Earlier this week, in a letter to the Centers for Medicare & Medicaid Services (CMS), Klobuchar called on the agency to provide information on the effect of Mylan’s price increases on government prescription drug costs, asking specifically why EpiPen was classified as a generic drug under the Medicaid Drug Rebate Program
Following Klobuchar’s efforts, CMS found that Mylan had misclassified the EpiPen as a “Non-Innovator Multiple Source Drug,” or generic drug, resulting in millions of dollars in overpayment for the drug by states and the federal government through the Medicaid Drug Rebate Program
WASHINGTON, DC – U.S. Senator Amy Klobuchar made the following statement on the drug category misclassification of Mylan Pharmaceutical’s EpiPen. Earlier this week, in a letter to the Centers for Medicare & Medicaid Services (CMS), Klobuchar called on the agency to provide information on the effect of Mylan’s price increases on government prescription drug costs, asking specifically why EpiPen was classified as a generic drug under the Medicaid Drug Rebate Program. Following Klobuchar’s efforts, CMS found that Mylan had misclassified the EpiPen as a “Non-Innovator Multiple Source Drug,” or generic drug, resulting in overpayment for the drug by states and the federal government through the Medicaid Drug Rebate Program.
“I am deeply troubled by Mylan’s misclassification of the EpiPen as a generic drug. The Minnesota Department of Human Services has estimated that this misclassification will cost our state more than $4 million dollars in overpayment this year alone. That’s just one state, over the course of one year, for one drug,” Klobuchar wrote. “This egregious action warrants an immediate and thorough nationwide investigation by the Centers for Medicare and Medicaid Services into the overpayments by all states. I will not stand by as American taxpayers continue to foot the bill for unjustified high prices of the lifesaving medications they need.”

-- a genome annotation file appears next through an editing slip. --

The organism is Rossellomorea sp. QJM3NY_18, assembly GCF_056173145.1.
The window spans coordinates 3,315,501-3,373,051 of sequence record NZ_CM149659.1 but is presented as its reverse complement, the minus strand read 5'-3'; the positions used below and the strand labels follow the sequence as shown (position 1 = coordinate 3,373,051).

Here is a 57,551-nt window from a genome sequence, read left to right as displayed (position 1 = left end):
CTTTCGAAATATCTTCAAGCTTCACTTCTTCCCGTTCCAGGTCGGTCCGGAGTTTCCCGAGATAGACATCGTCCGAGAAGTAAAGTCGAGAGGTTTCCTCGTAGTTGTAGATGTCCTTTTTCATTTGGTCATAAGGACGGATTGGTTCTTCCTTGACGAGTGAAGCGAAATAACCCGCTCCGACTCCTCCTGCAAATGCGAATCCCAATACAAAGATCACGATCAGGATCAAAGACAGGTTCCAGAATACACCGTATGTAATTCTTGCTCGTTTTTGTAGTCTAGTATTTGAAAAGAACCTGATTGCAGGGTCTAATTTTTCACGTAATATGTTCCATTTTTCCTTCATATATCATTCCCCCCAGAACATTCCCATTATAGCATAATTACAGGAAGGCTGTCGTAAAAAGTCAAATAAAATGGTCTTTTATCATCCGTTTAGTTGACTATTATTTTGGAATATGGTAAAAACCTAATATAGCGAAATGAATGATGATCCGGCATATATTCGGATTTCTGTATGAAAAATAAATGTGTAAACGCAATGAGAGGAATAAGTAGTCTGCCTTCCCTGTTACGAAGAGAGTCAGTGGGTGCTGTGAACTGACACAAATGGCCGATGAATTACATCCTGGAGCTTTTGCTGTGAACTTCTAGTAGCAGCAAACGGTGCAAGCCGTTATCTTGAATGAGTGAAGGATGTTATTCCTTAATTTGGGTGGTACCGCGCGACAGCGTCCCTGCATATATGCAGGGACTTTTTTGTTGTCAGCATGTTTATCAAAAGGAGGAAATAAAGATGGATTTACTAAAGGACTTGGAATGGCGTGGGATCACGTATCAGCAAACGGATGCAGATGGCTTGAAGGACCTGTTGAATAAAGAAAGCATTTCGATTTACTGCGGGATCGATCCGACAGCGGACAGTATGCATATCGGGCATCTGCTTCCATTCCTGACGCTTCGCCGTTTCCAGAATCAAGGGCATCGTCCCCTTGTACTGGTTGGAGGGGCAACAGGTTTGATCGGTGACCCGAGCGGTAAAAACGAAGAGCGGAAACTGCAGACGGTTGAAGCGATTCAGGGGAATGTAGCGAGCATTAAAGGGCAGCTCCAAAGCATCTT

The letter to CMS was also signed by Senators Chuck Grassley (R-IA) and Richard Blumenthal (D-CT). This news follows Klobuchar’s calls last week for the Food and Drug Administration to answer questions about its approval process and other steps for alternatives to the EpiPen, for the Senate Judiciary Committee to hold a hearing to investigate the enormous increase in the price of EpiPens, and for the Federal Trade Commission to investigate Mylan Pharmaceuticals.
Klobuchar has championed efforts to address the high cost of prescription drugs, authoring multiple pieces of legislation that would protect American consumers. She has introduced the Medicare Prescription Drug Price Negotiation Act of 2015, that would empower Medicare to negotiate for the best possible price of prescription medication. Current law only allows for bargaining by pharmaceutical companies and bans Medicare from doing so. She has also introduced the Safe and Affordable Drugs from Canada Act with Senator John McCain (R-AZ) that would require the Food and Drug Administration to establish a personal importation program that would allow individuals to import a 90-day supply of prescription drugs from an approved Canadian pharmacy. The Preserve Access to Affordable Generics Act would expand consumers’ access to the cost-saving generic drugs they need and increase competition between drug manufacturers and choices for consumers by helping to put an end to “pay for delay” deals—the practice of brand-name drug manufacturers using anti-competitive pay-off agreements to keep more affordable generic equivalents off the market. She also joined with Senators Chuck Grassley (R-IA), Patrick Leahy (D-VT), and Mike Lee (R-UT) to introduce the Creating and Restoring Equal Access to Equivalent Samples (CREATES) Act to deter pharmaceutical companies from blocking cheaper generic alternatives from entering the marketplace.